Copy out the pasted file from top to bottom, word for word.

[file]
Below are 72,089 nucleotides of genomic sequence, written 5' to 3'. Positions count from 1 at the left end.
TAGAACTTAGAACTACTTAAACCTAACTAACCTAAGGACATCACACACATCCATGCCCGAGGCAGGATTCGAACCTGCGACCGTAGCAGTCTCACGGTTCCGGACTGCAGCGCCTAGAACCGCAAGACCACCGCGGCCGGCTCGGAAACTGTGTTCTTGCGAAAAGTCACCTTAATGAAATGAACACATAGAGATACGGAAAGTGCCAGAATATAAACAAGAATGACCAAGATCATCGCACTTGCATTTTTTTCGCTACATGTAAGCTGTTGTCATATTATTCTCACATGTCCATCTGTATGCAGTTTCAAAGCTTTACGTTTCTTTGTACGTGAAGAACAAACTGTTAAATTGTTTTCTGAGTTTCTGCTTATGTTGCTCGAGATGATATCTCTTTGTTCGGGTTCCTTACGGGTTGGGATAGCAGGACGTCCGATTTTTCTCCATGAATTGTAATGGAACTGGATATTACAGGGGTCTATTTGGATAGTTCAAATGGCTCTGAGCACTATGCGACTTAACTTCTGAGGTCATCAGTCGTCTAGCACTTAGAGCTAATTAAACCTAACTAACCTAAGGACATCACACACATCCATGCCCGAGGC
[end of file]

Below are 72,089 nucleotides of genomic sequence, written 5' to 3'. Positions count from 1 at the left end.
TAGAACTTAGAACTACTTAAACCTAACTAACCTAAGGACATCACACACATCCATGCCCGAGGCAGGATTCGAACCTGCGACCGTAGCAGTCTCACGGTTCCGGACTGCAGCGCCTAGAACCGCAAGACCACCGCGGCCGGCTCGGAAACTGTGTTCTTGCGAAAAGTCACCTTAATGAAATGAACACATAGAGATACGGAAAGTGCCAGAATATAAACAAGAATGACCAAGATCATCGCACTTGCATTTTTTTCGCTACATGTAAGCTGTTGTCATATTATTCTCACATGTCCATCTGTATGCAGTTTCAAAGCTTTACGTTTCTTTGTACGTGAAGAACAAACTGTTAAATTGTTTTCTGAGTTTCTGCTTATGTTGCTCGAGATGATATCTCTTTGTTCGGGTTCCTTACGGGTTGGGATAGCAGGACGTCCGATTTTTCTCCATGAATTGTAATGGAACTGGATATTACAGGGGTCTATTTGGATAGTTCAAATGGCTCTGAGCACTATGCGACTTAACTTCTGAGGTCATCAGTCGTCTAGCACTTAGAGCTAATTAAACCTAACTAACCTAAGGACATCACACACATCCATGCCCGAGGC